Integral Design Method Public Space | City of Amsterdam, IOOR-team 

Winner of a 2022 WLA Professional Awards – Honour Award in the Concept – Analysis & Planning

Integral Design Method
(c) Your Captain Luchtfotografie
Integral Design Method

Amsterdam is faced with the intersecting challenges of climate adaptation, sustainable energy, heating, circular economy, digitalization, changing mobility, plus large-scale overdue maintenance of sewage systems. Meanwhile, the city is booming in terms of economy, tourism and population, predicted to increase 20% by 2035. Pressure on underground space is mounting with more cables and pipes, while green spaces and trees – requiring root space and healthy soil – take on new urgency with climate change to reduce heat island effect, absorb rainwater, and boost biodiversity. Also, lack of underground data regularly results in damage to existing pipes and cables during construction work.

Integral Design Method

The Integral Design Method Public Space (Dutch abbreviation: IOOR) is a new method of programming, designing and detailing public space, focused on early interdisciplinary collaboration, science-based design analysis, and facilitating decision-making with thematically-arranged ‘performance goals’ and a library of parametrically optimized measures, which take the subsurface into account. More profoundly, it embodies a shift in public space planning: due to increasing underground infrastructure the planning of underground space is dictating what is possible aboveground.

Integral Design Method

IOOR grew out of Amstel-Stad, a large redevelopment area in Amsterdam, where traditional planning methods could not meet national and international legislated targets (i.e for energy). The new method extensively maps ambitions and challenges, involving experts and scientists early on, to maximize multifunctionality and sustainability in the final outcome.

Integral Design Method

IOOR design steps:

  • Mapping a detailed ‘climate impact atlas’ and mapping policy, legislation and other ambitions into the themes of Living Environment, Water, Flora & Fauna, Energy, Soil & Subsurface, Mobility, Materials, and Socio-Spatial Interactions;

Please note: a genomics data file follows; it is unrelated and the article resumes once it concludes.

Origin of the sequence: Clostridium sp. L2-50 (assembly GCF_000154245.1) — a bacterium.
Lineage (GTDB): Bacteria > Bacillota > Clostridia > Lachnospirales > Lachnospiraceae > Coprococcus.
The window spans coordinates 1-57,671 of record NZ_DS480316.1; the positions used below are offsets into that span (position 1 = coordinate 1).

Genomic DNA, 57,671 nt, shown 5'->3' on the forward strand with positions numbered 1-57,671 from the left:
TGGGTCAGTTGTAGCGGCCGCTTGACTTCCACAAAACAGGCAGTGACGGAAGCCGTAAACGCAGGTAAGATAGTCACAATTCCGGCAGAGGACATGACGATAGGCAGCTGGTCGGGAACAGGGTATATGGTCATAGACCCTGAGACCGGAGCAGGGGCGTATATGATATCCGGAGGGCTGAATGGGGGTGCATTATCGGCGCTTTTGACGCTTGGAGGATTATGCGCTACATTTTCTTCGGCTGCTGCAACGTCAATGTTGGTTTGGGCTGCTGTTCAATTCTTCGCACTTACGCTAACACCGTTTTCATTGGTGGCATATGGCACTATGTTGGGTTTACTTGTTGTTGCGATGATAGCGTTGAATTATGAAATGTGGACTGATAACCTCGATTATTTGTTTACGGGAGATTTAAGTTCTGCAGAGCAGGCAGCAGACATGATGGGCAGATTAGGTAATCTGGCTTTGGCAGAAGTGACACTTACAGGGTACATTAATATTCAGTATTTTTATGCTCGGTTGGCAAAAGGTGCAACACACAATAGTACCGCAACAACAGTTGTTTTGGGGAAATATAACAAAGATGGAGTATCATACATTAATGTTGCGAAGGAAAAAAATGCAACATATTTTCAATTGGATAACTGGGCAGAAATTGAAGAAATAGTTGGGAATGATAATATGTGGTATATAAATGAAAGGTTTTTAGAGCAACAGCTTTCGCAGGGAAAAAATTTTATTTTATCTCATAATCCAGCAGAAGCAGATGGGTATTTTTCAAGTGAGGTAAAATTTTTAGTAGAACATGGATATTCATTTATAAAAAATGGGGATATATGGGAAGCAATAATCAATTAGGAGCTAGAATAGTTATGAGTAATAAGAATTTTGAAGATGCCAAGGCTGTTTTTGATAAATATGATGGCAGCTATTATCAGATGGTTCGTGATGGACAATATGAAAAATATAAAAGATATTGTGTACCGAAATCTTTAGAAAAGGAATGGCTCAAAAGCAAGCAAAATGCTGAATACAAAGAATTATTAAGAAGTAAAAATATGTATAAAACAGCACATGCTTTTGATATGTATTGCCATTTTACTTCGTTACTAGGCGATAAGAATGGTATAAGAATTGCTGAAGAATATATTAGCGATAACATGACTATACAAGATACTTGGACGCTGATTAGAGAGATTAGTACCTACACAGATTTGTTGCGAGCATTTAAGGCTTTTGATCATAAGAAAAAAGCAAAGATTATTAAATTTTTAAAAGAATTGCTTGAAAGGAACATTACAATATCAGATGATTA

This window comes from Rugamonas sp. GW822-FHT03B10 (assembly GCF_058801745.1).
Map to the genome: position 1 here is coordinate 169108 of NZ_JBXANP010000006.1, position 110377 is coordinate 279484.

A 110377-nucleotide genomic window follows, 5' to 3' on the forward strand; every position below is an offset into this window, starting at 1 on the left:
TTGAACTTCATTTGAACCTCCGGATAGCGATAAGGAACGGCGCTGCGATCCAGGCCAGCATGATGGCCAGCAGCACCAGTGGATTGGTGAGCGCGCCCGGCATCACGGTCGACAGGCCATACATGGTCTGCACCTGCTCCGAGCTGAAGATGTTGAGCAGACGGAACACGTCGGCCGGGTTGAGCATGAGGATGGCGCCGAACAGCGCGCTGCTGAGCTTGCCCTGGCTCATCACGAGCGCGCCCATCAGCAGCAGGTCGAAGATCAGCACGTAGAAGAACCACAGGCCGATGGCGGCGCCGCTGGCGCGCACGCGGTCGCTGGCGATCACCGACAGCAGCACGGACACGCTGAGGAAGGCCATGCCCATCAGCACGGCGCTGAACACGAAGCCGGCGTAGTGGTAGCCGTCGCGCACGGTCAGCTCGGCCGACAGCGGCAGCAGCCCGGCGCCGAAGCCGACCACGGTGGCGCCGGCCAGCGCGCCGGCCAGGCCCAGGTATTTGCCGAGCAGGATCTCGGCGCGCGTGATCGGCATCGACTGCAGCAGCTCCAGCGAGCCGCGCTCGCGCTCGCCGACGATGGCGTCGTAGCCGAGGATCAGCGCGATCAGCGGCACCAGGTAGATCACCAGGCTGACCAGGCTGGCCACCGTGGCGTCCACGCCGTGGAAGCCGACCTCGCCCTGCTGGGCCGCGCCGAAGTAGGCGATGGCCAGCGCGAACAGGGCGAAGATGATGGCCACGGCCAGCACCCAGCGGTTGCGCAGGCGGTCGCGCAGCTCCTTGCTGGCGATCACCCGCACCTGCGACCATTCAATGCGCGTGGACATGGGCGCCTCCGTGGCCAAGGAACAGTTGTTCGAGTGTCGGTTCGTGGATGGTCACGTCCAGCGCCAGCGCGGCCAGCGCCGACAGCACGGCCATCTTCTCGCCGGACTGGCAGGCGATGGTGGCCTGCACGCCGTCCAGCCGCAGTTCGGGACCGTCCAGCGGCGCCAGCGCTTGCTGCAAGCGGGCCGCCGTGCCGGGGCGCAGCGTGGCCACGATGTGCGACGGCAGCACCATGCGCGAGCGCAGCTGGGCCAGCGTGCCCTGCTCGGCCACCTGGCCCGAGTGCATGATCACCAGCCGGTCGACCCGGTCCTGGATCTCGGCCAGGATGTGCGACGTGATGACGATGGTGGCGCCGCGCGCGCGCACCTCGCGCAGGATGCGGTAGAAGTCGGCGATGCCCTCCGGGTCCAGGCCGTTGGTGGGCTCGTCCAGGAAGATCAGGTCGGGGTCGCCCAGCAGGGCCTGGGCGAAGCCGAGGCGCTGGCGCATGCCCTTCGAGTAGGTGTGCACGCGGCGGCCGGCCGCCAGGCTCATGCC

• Analysing the climate atlas and spatial assignments, then prioritizing with an ‘ambition web’ (current and future);
  • Development of public space strategies: first developing technical approach for cables, pipes, soil and water management, then ‘performance goals’ are determined for the whole area and ambition webs are completed for subareas;
  • Selecting specific measures and programming profiles based on performance goals, which are specified per scale: Whole Area, Network, Public Space, Site, Building. Parametrically designed solutions optimizing multifunctionality (in the IOOR Handbook) need to be adapted and detailed to local conditions;
  • Determining investment for the area-wide network structures;
  • Design and construction per street, square and park.
Integral Design Method

IOOR has gained recognition locally and internationally and continues to develop. It is applied in other cities and taught in several academic design programmes. Recently, BiodiverCITY_A Matter of Vital Soil! was published, a collaborative effort of designers, scientists and policy makers to put urban soil biodiversity on the agenda. Also, an innovative design tool for zoning underground space was trialled in ArenAPoort (Amstel-Stad) to create clarity between the municipality and other asset owners and develop underground data. After the success of Amstel-Stad, the next step is an integral plan for the Red Light District, as part of Dutch City Deal for Public Space, an ongoing collaboration of cities, ministries, academic institutions and research institutes. This historic inner-city typology will test and evolve the method further to make it scalable across the city.

Integral Design Method

Integral Design Method Public Space: Case Study Amstel-Stad, Amsterdam

Concept

Joyce van den Berg, Hans van der Made

Editing and coordination

Joyce van den Berg, Hans van der Made, Ingrid Oosterheerd, Alessandra Riccetti

Authors

Joyce van den Berg, Rixt Hofman, Ingrid Oosterheerd, Endre Timár

Translation

Billy Nolan

Text editing

Els Brinkman, Ingrid Oosterheerd

Amstel-Stad case study: maps, drawings and explanations

Sofia Arrias Bittencourt, Joyce van den Berg, Anne-Marije van Duin, Sten Camps,

Tohid Korse, Eric Kraak, Hans van der Made, Bob Mantel, Szymon Michalski,

Alessandra Riccetti, Basia van Rijt, Richard Ruijtenbeek, Maki Ryu, Nadine Schiller,

Marina Vasarini Lopes

With: Louis Amerongen, Timo Banning, Lidwien Besselink,

Anastasija Dukic, Mirjam Koevoet, Krijn Nugter, Maarten Nulle, Caroline Pompe,

Carolina Rodrigues Martinho, Benjamin Rothmeier, Isabel Timmermans, Chong Yao

Graphic design of maps/drawings

Sofia Arrias Bittencourt, Anastasija Dukic, Tohid Korse, Alessandra Riccetti,

Maki Ryu, Marina Vasarini Lopes, Chong Yao

Image editing

Joyce van den Berg, Hans van der Made, Ingrid Oosterheerd, Alessandra Riccetti,

Marina Vasarini Lopes, Joseph Plateau grafisch ontwerpers

Design

Joseph Plateau grafisch ontwerpers

Printing and lithography

Zwaan Lenoir

About Damian Holmes 5701 Articles
Damian Holmes is the Founder and Editor of World Landscape Architecture (WLA). He is a registered landscape architect (AILA) working in international design practice in Australia. Damian founded WLA in 2007 to provide a website for landscape architects written by landscape architects. Connect on Linkedin at https://www.linkedin.com/in/damianholmes/